Number 31 Market Place was the home of the surgeon Dr Charles Aspray throughout the early levies period, but even he was still attending the Quaker Ann Smith before her death in 1851. He is not recorded as the occupier of this property in the 1841 and 1851 Census. It can be presumed that he had moved elsewhere.
Thomas Kitchener, a grocer, was living here with his wife Elizabeth and son Thomas in 1841. He was also a hairdresser. (Mrs Kitchener also ran an Infants School, which was presumably taken over by Rebecca Ann Berrill who is listed as having a Ladies Seminary in 1851 with one teacher, two assistants, six pupils and a servant.)
Evidence of re-numbering along this southern side of the Market Place, which Cowper used to call ‘The Parade’, occurs when the Hoddle family took over the premises and ran it as a butchery business. Sometimes it was listed as Number 31 and sometimes as Number 32 in local almanacs and directories. Isaac Hoddle was there in 1883, followed by A Hoddle in the late 1880’s and 1890’s. The 1910 Inland Revenue Survey records Alfred Hoddle as the owner/occupier of Number 32 and the 1911 Census lists Alfred Hoddle, Butcher, and his family also at Number 32. By 1924 Charles Isaac Hoddle was running the business and continued to do so into the 1930’s.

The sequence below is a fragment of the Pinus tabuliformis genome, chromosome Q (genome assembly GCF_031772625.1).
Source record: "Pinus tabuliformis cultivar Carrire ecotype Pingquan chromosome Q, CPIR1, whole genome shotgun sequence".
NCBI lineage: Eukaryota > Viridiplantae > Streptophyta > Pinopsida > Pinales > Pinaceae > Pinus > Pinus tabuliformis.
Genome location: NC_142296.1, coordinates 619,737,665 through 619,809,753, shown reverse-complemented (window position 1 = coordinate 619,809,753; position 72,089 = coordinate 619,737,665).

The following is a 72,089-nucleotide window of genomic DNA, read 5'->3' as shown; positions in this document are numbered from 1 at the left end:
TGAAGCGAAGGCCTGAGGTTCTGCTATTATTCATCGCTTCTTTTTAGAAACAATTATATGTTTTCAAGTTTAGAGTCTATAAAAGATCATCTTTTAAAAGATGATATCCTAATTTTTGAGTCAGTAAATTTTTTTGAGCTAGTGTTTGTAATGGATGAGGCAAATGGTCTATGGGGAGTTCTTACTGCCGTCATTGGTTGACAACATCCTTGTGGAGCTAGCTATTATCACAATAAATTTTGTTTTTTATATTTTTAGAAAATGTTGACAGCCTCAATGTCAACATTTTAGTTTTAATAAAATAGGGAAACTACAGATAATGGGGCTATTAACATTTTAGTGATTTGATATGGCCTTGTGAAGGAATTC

To emphasise the confusion regarding house numbers, Charles and Ethel Hoddle are listed as living at Number 32 in 1936 and Charles and Ethel Hoddle are listed as living at Number 32 in the 1951 Register of Electors.
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